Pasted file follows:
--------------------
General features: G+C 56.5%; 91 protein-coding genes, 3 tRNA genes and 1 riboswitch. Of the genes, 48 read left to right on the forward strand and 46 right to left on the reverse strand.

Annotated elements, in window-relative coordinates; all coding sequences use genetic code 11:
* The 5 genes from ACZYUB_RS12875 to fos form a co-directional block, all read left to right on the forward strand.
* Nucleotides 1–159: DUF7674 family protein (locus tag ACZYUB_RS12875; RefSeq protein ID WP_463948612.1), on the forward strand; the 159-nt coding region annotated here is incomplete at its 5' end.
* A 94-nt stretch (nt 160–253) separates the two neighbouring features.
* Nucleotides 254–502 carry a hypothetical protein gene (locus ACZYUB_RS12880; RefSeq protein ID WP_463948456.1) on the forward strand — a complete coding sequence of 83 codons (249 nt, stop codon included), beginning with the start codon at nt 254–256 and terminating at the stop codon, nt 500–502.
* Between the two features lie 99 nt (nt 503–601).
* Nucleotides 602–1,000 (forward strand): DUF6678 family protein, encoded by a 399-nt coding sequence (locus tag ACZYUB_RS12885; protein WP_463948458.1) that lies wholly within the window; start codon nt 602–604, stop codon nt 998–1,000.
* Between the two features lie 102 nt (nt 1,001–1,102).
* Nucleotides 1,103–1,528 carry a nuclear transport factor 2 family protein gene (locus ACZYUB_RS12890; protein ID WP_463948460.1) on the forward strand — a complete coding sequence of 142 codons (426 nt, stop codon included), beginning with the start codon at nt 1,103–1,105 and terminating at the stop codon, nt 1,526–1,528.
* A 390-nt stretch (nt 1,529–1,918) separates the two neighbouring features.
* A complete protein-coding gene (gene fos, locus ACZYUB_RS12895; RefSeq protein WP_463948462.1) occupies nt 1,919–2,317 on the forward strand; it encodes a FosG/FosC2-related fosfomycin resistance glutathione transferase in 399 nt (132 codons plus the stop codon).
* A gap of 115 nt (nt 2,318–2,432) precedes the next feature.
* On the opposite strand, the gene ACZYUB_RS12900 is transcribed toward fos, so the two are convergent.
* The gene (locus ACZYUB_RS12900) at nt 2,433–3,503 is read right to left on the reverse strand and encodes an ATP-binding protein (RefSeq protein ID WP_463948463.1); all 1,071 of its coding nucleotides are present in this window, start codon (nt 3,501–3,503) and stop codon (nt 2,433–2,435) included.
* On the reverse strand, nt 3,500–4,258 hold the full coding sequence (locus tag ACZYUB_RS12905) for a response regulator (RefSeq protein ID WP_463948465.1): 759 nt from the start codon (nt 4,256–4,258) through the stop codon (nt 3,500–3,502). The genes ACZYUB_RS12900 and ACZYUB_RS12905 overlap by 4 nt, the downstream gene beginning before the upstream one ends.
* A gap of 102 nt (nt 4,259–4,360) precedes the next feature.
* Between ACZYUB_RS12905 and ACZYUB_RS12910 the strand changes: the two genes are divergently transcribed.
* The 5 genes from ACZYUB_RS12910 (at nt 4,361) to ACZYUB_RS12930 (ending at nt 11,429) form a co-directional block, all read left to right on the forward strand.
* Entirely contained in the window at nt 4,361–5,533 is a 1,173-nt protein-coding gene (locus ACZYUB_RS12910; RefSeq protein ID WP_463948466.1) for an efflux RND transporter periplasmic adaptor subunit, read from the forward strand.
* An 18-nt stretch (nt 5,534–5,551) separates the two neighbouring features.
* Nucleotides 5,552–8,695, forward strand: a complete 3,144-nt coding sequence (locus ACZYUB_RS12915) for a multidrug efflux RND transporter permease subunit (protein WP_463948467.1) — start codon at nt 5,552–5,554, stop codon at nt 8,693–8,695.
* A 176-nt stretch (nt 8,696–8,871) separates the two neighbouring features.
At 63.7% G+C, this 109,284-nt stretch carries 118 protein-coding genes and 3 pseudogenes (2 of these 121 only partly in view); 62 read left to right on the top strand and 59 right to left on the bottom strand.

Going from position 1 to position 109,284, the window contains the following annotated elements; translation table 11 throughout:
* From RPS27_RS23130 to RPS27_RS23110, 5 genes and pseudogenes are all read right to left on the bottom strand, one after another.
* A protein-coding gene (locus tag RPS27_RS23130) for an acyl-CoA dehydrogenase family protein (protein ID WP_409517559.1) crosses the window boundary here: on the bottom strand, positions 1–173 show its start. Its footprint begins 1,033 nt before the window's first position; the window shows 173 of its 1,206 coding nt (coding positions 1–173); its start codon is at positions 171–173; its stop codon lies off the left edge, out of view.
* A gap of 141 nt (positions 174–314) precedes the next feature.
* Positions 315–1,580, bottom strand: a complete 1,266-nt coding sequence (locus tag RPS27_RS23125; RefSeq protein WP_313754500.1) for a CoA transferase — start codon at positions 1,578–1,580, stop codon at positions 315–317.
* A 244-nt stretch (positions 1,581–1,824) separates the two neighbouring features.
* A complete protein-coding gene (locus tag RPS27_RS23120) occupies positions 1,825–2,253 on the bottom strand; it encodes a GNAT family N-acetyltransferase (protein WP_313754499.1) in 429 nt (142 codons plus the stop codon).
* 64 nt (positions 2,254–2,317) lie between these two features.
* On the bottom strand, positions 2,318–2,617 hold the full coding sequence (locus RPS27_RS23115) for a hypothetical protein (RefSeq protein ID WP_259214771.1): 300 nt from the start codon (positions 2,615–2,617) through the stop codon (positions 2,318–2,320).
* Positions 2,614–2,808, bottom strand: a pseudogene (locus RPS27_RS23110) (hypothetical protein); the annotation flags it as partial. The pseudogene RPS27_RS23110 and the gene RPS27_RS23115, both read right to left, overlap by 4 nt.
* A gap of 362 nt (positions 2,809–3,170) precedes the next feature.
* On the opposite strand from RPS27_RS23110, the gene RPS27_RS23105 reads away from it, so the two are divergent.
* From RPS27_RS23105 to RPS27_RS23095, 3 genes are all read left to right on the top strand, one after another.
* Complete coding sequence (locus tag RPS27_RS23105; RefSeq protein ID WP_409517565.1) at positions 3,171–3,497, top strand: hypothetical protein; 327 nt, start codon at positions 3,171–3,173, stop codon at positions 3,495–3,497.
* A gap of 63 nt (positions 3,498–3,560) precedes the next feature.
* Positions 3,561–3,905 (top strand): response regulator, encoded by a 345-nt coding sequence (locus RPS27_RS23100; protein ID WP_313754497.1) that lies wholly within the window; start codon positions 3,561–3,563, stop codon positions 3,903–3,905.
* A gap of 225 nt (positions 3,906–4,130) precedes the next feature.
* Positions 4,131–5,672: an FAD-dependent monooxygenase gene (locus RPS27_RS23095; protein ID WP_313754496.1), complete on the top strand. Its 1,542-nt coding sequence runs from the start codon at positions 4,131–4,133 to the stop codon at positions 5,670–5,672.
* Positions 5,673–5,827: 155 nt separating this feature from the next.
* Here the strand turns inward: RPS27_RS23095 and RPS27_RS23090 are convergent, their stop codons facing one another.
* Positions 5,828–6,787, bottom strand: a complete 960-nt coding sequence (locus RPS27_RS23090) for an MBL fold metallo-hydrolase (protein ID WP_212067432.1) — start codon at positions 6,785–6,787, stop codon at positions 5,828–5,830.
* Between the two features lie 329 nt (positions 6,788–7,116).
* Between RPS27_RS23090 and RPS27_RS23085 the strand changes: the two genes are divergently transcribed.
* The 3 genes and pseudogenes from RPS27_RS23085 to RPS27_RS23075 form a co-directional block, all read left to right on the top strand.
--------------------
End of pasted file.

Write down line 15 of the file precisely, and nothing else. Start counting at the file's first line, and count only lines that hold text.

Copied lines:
* The gene (locus ACZYUB_RS12900) at nt 2,433–3,503 is read right to left on the reverse strand and encodes an ATP-binding protein (RefSeq protein ID WP_463948463.1); all 1,071 of its coding nucleotides are present in this window, start codon (nt 3,501–3,503) and stop codon (nt 2,433–2,435) included.